This post is written by Michael Kimpan, our Associate Director at The Marin Foundation.
Sometimes people say the darndest things.
Often, the public rhetoric infused into the tension filled spaces of conversations surrounding the intersection of faith and sexuality is more hurtful than helpful. Individuals and organizations on both ‘sides’ of the so-called culture war have repeatedly allowed public, dangerous, damaging and even idiotic statements to be uttered and written in order to demonize their opponents in their attempts to convince or convert others to their preferred perspective.
Some do this more than others.
And more often than I care to admit, I find myself biting my own tongue and talking myself off the proverbial ledge of hostile engagement and name-calling. Sometimes I have to stop myself from shooting out a scathing 140 character assassination by banning myself from Twitter.
I do my best to be an ambassador of reconciliation. A peacemaker. A bridge builder.
Name calling doesn’t often help that process along.
Yet there’s a particular passage in the gospels that gnaws at me – one that seems to provide for, in certain circumstances, a well-deserved tongue lashing.
In chapter 23 of Matthew’s gospel, Jesus – the peacemaker and radically inclusive Rabbi – verbally man-handles his religious and cultural opponents, the Pharisees. The self-proclaimed Son of God calls the teachers of the Law hypocrites and blind guides; fools; self-indulging serpents; a brood of vipers; accuses them of being dead inside and other less-than-friendly epithets. These words were more than just a modern day equivalent to ‘your momma‘ jokes.
Jesus called them some nasty names.
This passage is problematic to me as a bridge builder.
I genuinely desire to avoid being unnecessarily offensive, or speaking out of any place other than a sincere desire for reconciliation. I want to make a conscious effort to err on the side of grace, even (especially?) when someone with whom I disagree says something… idiotic.
Even as I seek to challenge and oppose the currently accepted polarizing mediums of engagement – the status quo of a system which engages in the economics of exploitation and is steeped in the politics of oppression – I desire to do so without robbing the inherent dignity and worth of even the proponents of that system.
But perhaps sometimes, some folks are bound to be offended.
‘I always tell our community that we should attract the people Jesus attracted and frustrate the people Jesus frustrated. It’s certainly never our goal to frustrate, but it is worth noting that the people who were constantly agitated were the self-righteous, religious elite, the rich and the powerful.
‘But the people who were fascinated by him, by his love and grace, were folks who were already wounded and ostracized – folks who didn’t have much to lose, who already knew full well that they were broken and needed a Savior.’
It seems to me, as I spend time reading and re-reading the gospels, that Jesus was not at all offensive to the disenfranchised, to the oppressed, to the despised and rejected. Jesus was not all that offensive to the marginalized. In fact, he was attractive to them.
But he really did get under the skin of the teachers of the Law.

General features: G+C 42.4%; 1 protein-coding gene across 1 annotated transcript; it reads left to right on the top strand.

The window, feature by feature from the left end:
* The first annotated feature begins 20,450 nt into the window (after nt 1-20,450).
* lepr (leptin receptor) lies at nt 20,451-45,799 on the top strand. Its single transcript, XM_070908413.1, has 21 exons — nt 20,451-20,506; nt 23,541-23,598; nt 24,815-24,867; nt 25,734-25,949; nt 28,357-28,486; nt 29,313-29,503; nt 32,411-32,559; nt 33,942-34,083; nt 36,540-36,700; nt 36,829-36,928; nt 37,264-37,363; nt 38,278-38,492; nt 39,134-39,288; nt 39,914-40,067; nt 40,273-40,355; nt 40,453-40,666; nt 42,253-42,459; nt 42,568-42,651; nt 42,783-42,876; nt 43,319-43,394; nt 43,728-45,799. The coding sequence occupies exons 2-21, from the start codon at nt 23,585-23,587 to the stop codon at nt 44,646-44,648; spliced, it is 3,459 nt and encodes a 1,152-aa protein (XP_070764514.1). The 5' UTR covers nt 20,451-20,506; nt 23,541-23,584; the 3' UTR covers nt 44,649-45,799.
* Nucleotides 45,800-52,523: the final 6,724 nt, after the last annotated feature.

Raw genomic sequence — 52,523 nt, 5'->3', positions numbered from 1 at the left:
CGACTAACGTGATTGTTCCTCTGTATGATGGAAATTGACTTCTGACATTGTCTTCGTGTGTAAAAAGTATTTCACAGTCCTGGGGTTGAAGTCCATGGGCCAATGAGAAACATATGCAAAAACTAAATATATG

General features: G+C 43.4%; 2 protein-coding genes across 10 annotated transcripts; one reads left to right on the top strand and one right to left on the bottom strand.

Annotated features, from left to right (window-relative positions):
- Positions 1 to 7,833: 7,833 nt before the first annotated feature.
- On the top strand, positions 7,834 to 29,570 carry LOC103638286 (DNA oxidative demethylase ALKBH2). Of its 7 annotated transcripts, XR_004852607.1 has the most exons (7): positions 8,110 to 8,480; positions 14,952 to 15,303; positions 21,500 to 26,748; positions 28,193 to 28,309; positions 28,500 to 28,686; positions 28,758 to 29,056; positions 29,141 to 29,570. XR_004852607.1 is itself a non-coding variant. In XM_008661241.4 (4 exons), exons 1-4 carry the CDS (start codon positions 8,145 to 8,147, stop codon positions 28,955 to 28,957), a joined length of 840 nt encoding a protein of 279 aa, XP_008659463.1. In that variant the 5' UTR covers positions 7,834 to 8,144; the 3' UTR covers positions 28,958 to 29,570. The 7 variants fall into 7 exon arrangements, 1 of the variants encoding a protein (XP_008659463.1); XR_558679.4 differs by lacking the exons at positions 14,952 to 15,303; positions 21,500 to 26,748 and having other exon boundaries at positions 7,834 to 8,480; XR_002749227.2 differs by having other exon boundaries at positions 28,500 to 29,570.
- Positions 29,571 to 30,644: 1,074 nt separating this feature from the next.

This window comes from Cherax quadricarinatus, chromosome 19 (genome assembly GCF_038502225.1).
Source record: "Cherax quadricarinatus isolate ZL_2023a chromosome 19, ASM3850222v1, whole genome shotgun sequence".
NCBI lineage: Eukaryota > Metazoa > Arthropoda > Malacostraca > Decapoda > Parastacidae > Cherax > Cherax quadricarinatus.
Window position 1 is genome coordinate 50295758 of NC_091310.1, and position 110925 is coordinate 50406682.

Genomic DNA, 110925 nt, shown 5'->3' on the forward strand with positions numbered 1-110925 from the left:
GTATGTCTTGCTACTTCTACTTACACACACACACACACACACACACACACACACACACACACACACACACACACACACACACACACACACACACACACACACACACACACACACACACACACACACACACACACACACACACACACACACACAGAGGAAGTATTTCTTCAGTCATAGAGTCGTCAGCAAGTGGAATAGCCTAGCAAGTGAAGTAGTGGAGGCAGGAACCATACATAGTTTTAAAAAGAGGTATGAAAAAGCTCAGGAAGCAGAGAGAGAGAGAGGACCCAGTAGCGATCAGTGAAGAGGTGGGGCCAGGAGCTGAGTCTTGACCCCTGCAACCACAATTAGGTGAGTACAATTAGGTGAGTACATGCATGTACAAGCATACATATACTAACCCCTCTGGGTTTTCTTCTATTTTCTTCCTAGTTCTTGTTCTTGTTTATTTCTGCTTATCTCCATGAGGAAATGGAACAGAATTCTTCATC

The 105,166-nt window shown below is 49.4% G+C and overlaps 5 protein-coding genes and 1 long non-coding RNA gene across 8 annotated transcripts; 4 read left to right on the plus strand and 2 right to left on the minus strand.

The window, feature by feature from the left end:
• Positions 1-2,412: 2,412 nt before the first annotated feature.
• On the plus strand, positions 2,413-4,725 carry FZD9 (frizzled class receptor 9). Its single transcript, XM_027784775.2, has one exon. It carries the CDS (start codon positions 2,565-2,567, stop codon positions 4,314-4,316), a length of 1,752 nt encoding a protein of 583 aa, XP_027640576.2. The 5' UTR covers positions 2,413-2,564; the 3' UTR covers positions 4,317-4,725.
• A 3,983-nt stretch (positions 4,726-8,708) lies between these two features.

And they got under his.
Jesus got these religious leaders so worked up that they begged the Roman authorities to kill him just to shut him up. He was too inclusive, too loved by the common people. Too full of love and grace. Too accepting of those the insiders had deemed as Other.
He didn’t respect the religious rites and rituals quite enough. He rocked the boat just a little too much.
Then he went so far as to claim that this was what God the Father sent him to do.
‘Crucify! Crucify him! Let his blood be on us and our children!’
They were offended all right.
And these religious leaders got Jesus so worked up that he spewed out some pretty nasty insults – and did so publicly, without provocation. They weren’t inclusive enough, laying heavy and impossible burdens on the people while positioning themselves with powers and privilege.
They traveled around attempting to convert Others to their way of thinking and believing. They neglected justice, mercy and faithfulness and instead focused on secondary things.
When Jesus says, ‘Your father is the devil‘ and starts tossing tables around during a temper tantrum in the Temple, it’s safe to say he was offended, too.
This makes me think || if we’re serious about following Jesus – of remembering, celebrating and mimicking his life, of following his example in humble obedience to God – perhaps it’s not such a bad thing to be considered offensive to the religious elite.
And just maybe – occasionally and purposefully – calling them names is appropriate, even necessary…even Christ-like?
Is there a time that becoming intolerant of intolerance is acceptable and godly? Is there a place for righteous anger to be expressed in harsh words toward religious leaders?
Is it possible that confronting injustice, oppression, exploitation and the ideologies that fuel them is not only appropriate, but even necessary? What are the criteria? Who gets to decide?
Or is name-calling only permissible and beneficial when one fully knows both the heart and intent of the individual they are speaking out against? Are we ever able to make such a claim in our own imperfect state? Do our own imperfections disqualify us from the opportunity to call out the imperfections of others? Is Jesus the exception rather than the rule in this particular instance?
Is it inappropriate to defend our own posture and position, but appropriate to defend those whose voice goes unheard? How can we do so in love and humility? Are there times it’s better to keep our mouths shut, even when we think we’re right?
What do you think?